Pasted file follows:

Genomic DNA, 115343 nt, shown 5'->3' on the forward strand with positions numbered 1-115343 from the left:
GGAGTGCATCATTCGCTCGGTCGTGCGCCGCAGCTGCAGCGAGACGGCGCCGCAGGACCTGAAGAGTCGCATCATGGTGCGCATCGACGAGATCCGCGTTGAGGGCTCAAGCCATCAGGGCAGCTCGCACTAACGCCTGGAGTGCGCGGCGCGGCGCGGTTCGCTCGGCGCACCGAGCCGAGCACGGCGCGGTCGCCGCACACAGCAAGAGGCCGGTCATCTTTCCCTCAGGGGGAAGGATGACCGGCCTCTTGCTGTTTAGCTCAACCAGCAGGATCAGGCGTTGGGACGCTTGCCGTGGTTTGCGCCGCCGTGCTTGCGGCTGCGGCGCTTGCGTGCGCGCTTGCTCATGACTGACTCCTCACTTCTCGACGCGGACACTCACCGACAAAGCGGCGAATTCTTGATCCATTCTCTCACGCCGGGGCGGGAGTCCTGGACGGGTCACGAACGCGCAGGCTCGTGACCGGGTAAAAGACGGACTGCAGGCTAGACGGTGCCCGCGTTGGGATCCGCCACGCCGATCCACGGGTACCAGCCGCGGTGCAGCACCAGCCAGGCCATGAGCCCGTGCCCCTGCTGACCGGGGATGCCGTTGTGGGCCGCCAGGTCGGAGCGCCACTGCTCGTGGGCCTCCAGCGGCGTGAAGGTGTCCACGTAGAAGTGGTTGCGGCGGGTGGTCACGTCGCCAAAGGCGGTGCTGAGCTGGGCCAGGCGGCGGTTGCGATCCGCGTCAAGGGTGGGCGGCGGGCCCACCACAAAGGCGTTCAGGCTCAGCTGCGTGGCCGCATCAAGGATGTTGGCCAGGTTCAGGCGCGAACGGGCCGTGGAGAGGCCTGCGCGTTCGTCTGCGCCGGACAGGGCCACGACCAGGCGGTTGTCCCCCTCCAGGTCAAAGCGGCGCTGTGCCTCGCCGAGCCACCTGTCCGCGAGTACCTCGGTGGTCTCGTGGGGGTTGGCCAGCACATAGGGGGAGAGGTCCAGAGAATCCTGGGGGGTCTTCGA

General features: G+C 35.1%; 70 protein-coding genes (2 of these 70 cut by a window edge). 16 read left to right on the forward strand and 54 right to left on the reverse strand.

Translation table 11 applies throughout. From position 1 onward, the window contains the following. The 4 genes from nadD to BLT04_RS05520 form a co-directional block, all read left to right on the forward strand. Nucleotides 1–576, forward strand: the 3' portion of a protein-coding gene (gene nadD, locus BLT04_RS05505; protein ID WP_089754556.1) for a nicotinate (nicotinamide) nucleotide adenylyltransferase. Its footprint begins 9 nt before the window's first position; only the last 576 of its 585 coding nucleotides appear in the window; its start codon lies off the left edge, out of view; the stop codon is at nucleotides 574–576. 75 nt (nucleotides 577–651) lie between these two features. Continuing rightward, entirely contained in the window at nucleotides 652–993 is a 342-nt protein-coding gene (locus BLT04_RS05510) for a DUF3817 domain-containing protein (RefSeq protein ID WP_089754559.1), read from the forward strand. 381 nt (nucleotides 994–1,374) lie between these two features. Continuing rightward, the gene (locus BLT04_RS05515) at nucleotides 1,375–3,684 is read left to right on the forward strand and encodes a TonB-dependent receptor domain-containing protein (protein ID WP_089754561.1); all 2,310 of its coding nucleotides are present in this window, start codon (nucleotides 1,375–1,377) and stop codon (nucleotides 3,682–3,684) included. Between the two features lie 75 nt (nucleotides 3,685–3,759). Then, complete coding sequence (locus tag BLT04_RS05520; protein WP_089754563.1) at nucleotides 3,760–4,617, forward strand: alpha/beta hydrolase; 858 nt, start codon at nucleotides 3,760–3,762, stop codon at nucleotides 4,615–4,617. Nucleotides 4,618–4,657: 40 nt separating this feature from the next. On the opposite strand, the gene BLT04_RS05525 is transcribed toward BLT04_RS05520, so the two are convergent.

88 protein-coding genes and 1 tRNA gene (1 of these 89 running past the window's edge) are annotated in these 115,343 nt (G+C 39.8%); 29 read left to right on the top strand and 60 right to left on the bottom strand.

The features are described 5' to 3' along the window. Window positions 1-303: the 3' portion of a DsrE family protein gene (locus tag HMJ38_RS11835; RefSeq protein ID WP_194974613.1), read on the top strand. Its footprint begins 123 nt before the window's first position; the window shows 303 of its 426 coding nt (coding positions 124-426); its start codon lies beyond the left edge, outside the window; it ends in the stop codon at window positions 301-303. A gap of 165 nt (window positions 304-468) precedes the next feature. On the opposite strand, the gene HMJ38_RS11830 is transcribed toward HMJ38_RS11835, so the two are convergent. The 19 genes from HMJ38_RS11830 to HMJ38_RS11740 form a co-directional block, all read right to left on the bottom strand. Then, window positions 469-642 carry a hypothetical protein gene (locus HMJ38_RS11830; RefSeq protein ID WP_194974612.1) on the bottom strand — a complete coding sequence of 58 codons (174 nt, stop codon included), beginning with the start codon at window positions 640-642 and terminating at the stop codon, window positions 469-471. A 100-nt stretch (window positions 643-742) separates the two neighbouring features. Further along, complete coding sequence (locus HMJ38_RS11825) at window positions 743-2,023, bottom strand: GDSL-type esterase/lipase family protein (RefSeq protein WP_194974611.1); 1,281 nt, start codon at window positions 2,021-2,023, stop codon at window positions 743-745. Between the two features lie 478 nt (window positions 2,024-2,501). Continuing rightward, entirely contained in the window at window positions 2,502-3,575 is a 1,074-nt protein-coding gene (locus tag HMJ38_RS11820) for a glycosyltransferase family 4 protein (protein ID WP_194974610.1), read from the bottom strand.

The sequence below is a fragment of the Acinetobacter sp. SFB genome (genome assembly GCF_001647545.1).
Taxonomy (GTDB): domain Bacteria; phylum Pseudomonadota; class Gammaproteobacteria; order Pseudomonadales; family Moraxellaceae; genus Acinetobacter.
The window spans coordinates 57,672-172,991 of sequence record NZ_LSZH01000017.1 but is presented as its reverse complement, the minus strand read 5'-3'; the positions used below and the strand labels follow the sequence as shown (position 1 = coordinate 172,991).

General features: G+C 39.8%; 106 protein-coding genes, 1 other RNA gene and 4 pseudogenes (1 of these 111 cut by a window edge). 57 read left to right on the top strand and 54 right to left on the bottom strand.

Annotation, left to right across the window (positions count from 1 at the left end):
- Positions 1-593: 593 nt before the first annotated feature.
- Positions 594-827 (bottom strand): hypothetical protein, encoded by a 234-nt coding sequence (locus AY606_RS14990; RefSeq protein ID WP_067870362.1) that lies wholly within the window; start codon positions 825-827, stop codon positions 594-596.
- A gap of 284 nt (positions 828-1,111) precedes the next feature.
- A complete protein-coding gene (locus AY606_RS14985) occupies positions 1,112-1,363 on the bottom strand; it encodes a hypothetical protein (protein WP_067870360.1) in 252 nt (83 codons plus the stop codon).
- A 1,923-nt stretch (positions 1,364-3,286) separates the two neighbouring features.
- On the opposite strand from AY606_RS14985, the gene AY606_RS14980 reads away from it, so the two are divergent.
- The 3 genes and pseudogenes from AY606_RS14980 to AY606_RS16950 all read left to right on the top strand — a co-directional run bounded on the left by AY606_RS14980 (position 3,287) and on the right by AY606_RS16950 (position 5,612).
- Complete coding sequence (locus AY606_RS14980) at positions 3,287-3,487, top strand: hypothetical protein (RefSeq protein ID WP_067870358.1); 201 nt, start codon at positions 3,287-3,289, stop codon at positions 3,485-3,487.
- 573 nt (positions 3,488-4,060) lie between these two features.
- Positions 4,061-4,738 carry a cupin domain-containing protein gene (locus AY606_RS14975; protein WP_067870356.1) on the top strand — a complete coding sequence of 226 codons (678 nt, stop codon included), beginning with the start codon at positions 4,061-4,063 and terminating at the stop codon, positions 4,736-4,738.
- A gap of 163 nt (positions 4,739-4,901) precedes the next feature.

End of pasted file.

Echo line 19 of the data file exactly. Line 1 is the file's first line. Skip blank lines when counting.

- Complete coding sequence (locus AY606_RS14980) at positions 3,287-3,487, top strand: hypothetical protein (RefSeq protein ID WP_067870358.1); 201 nt, start codon at positions 3,287-3,289, stop codon at positions 3,485-3,487.